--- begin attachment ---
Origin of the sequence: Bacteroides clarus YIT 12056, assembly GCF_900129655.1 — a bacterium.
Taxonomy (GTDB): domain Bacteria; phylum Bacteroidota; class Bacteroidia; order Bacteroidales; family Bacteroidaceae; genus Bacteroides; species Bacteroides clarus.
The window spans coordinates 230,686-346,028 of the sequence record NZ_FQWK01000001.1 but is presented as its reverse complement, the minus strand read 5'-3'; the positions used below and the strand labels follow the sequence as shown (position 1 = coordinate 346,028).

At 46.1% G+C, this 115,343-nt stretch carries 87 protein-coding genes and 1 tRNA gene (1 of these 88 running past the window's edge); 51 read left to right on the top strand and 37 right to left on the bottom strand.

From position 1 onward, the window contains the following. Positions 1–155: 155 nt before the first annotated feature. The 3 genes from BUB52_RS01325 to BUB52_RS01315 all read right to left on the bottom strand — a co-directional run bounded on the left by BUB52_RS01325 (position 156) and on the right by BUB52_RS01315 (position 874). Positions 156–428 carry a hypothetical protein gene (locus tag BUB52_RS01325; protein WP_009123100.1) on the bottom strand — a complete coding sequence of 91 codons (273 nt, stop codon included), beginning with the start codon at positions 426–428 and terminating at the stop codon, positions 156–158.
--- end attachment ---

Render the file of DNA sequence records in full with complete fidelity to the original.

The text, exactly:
Origin of the sequence: Bacteroides clarus YIT 12056, assembly GCF_900129655.1 — a bacterium.
Taxonomy (GTDB): domain Bacteria; phylum Bacteroidota; class Bacteroidia; order Bacteroidales; family Bacteroidaceae; genus Bacteroides; species Bacteroides clarus.
The window spans coordinates 230,686-346,028 of the sequence record NZ_FQWK01000001.1 but is presented as its reverse complement, the minus strand read 5'-3'; the positions used below and the strand labels follow the sequence as shown (position 1 = coordinate 346,028).

At 46.1% G+C, this 115,343-nt stretch carries 87 protein-coding genes and 1 tRNA gene (1 of these 88 running past the window's edge); 51 read left to right on the top strand and 37 right to left on the bottom strand.

From position 1 onward, the window contains the following. Positions 1–155: 155 nt before the first annotated feature. The 3 genes from BUB52_RS01325 to BUB52_RS01315 all read right to left on the bottom strand — a co-directional run bounded on the left by BUB52_RS01325 (position 156) and on the right by BUB52_RS01315 (position 874). Positions 156–428 carry a hypothetical protein gene (locus tag BUB52_RS01325; protein WP_009123100.1) on the bottom strand — a complete coding sequence of 91 codons (273 nt, stop codon included), beginning with the start codon at positions 426–428 and terminating at the stop codon, positions 156–158.